the st paul school closure and catholic education

st paul parish school in seattle is closing this coming june. with the various changes in our world and neighborhood plus the declining enrollment over the years, i am actually surprised that it has stayed opened until now.

st paul parish school has been an important part of people’s lives for decades. it has enhanced countless the communities of rainier beach and skyway in positive ways that only God knows!

the school will be missed by so many people mostly for nostalgic reasons. the vast majority of kids who went there no longer live in the neighborhood.

i have mine for sure: i learned to love math because of sister loretta; i survived rough and tumble playground sports and games with classmates; i was experienced drama and (square) dance; i learned that there are consequences to our actions– especially during the class trip to the capital and a visit to the olympia brewery. ( i’ll bet that the teachers/chaperones advocated for the latter!)

i still regularly get together with some of my classmates– my lifelong friends were found at st paul school! covid has curtailed these gatherings in 2020 but these lifelong relationships are a true gift in my life.

i have lived outside of washington for the vast majority of my adult life. so my involvement at st pauls over the years has been tangential. i have had a unique opportunity to see and help at catholic schools in various regions of the country. the approach to catholic education differs: seattle is different from los angeles, chicago andsan antonio. each parish school within each of these locales are different too. generalizations of catholic schools fall short of peoples’ lived experiences.

but there are some common factors that affect catholic education.

at a broad level, the continued secularization of our society diminishes the actual practice of the catholic faith. in our own unique way, second generation folks become more culturally catholic: been baptised but rarely go to mass/sacraments. we may know church teachings in our minds but our hearts are not with the church community. church can be seen as just another fraternal, good works organization much like the kiwanis or salvation army. catholic/faith values such as love, forgiveness and service/charity have been transformed into humanistic values such as respect, civility, tolerance. perhaps more than other faiths, cultural catholics can claim to be spiritual, not religious. it is enough and more culturally acceptable to be a good person. individualism and moral personalism negate the need to be part of a community that might claim authority in my life. why would i want to send my kid to catholic school if the catholic faith is not a priority in my own life? in the usa, secularism is in the air we breathe and it affects us all.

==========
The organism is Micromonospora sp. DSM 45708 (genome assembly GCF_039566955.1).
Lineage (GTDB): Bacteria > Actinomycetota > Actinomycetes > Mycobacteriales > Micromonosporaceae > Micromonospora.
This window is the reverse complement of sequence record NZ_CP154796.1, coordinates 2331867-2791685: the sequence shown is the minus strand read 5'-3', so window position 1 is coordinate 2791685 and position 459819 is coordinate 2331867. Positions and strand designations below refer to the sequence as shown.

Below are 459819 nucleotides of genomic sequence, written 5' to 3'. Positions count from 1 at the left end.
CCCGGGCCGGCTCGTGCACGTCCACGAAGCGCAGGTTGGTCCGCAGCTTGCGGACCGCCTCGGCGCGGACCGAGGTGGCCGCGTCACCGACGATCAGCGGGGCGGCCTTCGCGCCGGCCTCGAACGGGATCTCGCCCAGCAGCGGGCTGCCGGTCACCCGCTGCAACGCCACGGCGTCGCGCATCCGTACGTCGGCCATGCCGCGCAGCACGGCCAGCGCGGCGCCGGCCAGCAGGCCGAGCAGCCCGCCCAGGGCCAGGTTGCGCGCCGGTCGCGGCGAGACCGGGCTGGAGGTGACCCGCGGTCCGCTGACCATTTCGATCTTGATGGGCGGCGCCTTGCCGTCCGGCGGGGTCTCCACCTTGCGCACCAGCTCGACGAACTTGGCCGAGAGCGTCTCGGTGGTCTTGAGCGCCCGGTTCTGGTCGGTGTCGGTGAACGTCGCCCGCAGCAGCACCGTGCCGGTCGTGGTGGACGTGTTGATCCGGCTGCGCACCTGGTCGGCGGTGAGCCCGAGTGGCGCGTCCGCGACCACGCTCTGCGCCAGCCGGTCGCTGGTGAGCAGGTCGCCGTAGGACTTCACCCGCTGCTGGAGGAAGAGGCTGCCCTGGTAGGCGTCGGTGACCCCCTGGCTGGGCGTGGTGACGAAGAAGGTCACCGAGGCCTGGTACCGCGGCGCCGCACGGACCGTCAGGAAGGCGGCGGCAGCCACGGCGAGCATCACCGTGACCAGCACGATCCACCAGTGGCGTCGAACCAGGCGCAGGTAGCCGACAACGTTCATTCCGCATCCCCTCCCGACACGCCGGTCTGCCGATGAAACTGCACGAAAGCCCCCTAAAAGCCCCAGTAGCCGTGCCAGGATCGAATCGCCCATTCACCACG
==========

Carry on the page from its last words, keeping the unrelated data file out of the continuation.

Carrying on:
another commonality with catholic education is the high cost. one could buy a car for the price of tuition at a catholic school. st paul was actually a bargain when compared to what other catholic grade schools around the country cost. while the nuns of yesteryear were paid bargain (exploited) salaries, there is a pay scale for teachers/administrators now. these are still lower than what their public counterparts get paid. it costs a lot of money to run a school. when i served as pastor over ten years ago in prescott, az the school budget was about a million dollars a year– half of the parish budget. i am sure it is a lot more now.

as with all things in this world, financial considerations can dominate decision-making.

for some schools, higher tuition can be turned into a status symbol. it is the old marketing mentality: if it costs more, it must be better. inner city public schools can be challenged places and catholic schools are seen as a better alternative to educate one’s child. for some, sending one’s child to a catholic school is for the better education; for others, it can breed a type of elitism.

the origins of parish based catholic education were a response to the overt discrimination in public schools against the new immigrants such as the irish and italian. ironically, immigrants today who would love to send their children to their parish catholic school are prohibited because of the high cost. catholic education has turned from a church for poor immigrants to the elite wealthy. while there are exceptions in the form of scholarships as well as working class folks who greatly sacrifice to send their kids to the parish school, the general perception of recent immigrants is that catholic education is beyond their reach.